> Here is a new replication documentation section I want to add for 8.2:
>     ftp://momjian.us/pub/postgresql/mypatches/replication

...Read the document, as promissed...

First paragraph, "(fail over)" is inconsistent with title, "failover", as
are other spots throughout the document. The whole document should be
consistent and I vote for "failover" and not "fail over."

Fourth paragraph, "This "sync problem" is the fundamental difficulty for
servers working together"; "Sync problem" hasn't been defined. Actually,
you're talking about the consistent attribute of the "acid" properties of
all competent databases: Atomic, Consistency, Isolation, and Durability.
At least define the term you are using - probably most easily done in the
preceeding paragraph.

The fifth paragraph needs a lot more help, I think. Howabout this

So called "two phaised commit" was developed as a strategy in which two or
more databases are updated simultaneously and none of the data is
committed until all are committed. This guarantees consistency between the
databases with all propagation delay being absorbed by the writer at write
time. There are times when this propagation delay is large, so sometimes
alternatives are worked out which we'll call here "asynchronous updates,"
however, in these cases, there is always a window of time in which some
transaction can be lost should a failure occurr. For this reason,
asynchronous updates are only used when the possibility of such losses is

Paragraphs six through to "shared disk failover" seem very awkward to me.
I don't like them at all.

"Shared disk failover" has nothing to do with "the sync problem" as it's
not a multiple-database solution. It's an uptime, "24 X 7 X 365" issue.
Further, it also has nothing to do with disk arrays, though it is often
used with RAID to help avoid disk based corruption problems.

The point about Warm Standby needs to include a warning about WAL that it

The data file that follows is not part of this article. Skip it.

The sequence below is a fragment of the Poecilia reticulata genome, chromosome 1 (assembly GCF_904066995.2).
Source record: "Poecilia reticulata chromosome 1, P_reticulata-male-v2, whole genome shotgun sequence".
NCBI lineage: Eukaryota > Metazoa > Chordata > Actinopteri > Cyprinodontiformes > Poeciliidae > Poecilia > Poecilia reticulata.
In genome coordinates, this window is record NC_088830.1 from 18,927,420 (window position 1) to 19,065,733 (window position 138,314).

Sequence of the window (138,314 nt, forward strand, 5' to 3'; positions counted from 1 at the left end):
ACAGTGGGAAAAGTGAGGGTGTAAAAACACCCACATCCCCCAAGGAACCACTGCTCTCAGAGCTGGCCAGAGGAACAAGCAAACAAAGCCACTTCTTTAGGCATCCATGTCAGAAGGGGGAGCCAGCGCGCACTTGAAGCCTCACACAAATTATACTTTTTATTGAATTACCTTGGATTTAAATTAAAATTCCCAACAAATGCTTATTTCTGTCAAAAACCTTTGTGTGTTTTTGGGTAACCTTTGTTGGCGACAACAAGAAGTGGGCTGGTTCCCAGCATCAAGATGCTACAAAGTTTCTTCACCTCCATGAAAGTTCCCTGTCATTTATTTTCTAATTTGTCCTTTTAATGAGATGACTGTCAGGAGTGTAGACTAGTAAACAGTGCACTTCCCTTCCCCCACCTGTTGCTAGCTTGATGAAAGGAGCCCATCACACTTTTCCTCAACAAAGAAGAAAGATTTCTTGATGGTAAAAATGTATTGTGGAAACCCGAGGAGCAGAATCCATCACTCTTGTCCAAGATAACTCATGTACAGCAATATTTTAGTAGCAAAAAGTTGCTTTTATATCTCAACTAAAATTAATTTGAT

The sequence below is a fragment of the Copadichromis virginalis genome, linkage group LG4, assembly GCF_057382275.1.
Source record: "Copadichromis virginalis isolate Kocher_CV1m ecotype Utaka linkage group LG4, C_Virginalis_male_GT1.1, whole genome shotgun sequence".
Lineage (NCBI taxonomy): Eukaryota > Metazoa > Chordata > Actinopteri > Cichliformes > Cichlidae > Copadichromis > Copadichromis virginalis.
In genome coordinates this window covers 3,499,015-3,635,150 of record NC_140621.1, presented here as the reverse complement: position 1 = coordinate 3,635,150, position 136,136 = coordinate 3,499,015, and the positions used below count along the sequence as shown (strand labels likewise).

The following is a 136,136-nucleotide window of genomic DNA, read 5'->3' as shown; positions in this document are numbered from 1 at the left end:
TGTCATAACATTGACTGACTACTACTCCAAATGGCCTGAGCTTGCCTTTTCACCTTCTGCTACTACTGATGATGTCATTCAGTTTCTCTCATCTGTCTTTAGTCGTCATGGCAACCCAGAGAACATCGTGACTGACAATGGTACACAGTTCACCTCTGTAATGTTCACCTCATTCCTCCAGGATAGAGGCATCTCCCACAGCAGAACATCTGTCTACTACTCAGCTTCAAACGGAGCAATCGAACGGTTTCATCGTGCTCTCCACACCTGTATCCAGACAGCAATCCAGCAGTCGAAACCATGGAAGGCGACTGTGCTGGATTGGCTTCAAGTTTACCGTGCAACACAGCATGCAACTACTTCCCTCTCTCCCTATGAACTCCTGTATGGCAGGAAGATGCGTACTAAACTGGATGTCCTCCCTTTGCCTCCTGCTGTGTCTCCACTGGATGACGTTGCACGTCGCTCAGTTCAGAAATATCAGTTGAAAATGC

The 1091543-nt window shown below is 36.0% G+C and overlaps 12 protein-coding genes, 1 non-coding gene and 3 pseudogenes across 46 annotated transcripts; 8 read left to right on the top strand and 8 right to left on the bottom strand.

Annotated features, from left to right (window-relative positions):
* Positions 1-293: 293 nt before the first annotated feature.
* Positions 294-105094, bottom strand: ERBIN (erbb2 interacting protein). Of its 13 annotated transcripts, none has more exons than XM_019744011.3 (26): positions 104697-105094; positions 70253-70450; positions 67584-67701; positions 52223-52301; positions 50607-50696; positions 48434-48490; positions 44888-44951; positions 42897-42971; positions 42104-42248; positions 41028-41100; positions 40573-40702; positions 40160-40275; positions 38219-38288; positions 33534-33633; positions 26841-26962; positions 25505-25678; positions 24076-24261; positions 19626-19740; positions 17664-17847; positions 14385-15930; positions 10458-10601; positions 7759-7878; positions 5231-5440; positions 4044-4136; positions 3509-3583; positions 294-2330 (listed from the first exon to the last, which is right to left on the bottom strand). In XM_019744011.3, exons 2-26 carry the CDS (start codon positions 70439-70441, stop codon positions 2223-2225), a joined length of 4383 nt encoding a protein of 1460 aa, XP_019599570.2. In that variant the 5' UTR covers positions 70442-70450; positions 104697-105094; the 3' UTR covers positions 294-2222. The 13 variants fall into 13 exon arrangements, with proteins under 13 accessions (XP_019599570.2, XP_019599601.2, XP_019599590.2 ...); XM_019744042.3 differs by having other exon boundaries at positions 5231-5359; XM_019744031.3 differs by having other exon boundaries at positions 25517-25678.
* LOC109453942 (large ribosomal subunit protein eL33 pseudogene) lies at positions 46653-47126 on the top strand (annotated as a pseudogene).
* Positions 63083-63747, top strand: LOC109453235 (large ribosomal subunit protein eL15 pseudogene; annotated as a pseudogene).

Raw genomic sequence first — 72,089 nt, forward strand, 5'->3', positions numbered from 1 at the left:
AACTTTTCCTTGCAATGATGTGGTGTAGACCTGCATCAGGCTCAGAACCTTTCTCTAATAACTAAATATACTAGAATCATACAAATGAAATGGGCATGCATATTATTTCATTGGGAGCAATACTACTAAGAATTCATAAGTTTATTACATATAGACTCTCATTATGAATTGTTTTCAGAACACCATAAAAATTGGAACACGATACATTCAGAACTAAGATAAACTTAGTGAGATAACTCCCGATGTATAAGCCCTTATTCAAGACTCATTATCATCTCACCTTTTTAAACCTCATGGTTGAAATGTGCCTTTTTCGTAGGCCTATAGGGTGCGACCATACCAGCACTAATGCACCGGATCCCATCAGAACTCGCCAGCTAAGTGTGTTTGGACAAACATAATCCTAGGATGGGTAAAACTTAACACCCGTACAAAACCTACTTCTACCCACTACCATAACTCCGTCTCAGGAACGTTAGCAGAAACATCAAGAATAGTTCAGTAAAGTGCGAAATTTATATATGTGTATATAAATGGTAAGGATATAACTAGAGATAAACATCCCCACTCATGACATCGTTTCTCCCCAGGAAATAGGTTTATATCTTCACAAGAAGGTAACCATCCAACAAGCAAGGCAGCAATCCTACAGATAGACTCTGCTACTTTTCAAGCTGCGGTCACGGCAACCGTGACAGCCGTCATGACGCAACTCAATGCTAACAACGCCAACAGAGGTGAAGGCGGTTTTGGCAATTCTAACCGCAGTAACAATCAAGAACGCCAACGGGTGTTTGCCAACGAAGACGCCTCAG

MUST be sensitive to the semantics of the database design or else it's
fatally flawed. I'm talking about "referential integrety". That is to say,
it's inappropriate to capture updates on a table by table basis, as some
such systems do, (I have no idea what's done by anyone in the PG world on
this right now) because an update to one table (esp. inserts) very often
go hand in glove with updates in other tables and to get one without the
other can corrupt a database.

The description of "Continuously running replication server" should
include the critical caveat - repeated if you think it's already said
elsewhere - that it is ONLY suitable for applications in which a loss of
(missing) update data doesn't matter. For example, an airline reservation
system would be an inappropriate application for such a "solution" because
what seats are available cannot be guaranteed to be correct.

Regarding data partitioning, I strongly disagree with the opening sentence
in that it doesn't split a database into sets, it splits tables into sets.
Data partitioning is often done within a single database on a single
server and therefore, as a concept, has nothing whatsoever to do with
different servers. Similarly, the second paragraph of this section is
problematic. Please define your term first, then talk about some
implementations - this is muddying the water. Further, there are both
vertical and horizontal partitioning - you mention neither - and each has
its own distinct uses. If partitioning is mentioned, it should be more

Next, Query Broadcast Load Balancing... also needs a lot of work. First,
it's foremost in my memory that sending read queries everywhere and
returning the first result set back is a key way to improve application
performance at the cost of additional load on other systems - I guess
that's not at all what the document is after here, but it's a worthy part
of a dialogue on broadcasting queries. In other words, this has more parts
to it than just what the document now entertains. Secondly, the document
doesn't address _at_all_ whether this is a two-phaise-commit environment
or not. If not, how are updates managed? If each server operates
independently and one of them fails, what do you do then? How do you know
_any_ server got an insert/update? ...  Each server _can't_ operate
independently unless the application does its own insert/update commits to
every one of them - and that can't be fast, nor does it load balance,
though it may contribute to superior uptime performance by the

Next up; I'm not aware of any current products or projects that provide
parallel query execution, though Informix might - I can ask a colleague or
two. Either way, it's probably best to simply define the term (perhaps in
a little more detail), and not mention solutions - they change with time

While I've never used Oracle's clustering tools, I've read up on them and
have customers who use them, and I think this description of Oracle
clustering is a mis-read on what the Oracle system actually does. A check
with a true Oracle clustering expert is in order here.

Hope this helps. If asked, I'm willing to (re)write some of the bits
discussed above.


Richard Troy, Chief Scientist
Science Tools Corporation
510-924-1363 or 202-747-1263
[EMAIL PROTECTED], http://ScienceTools.com/

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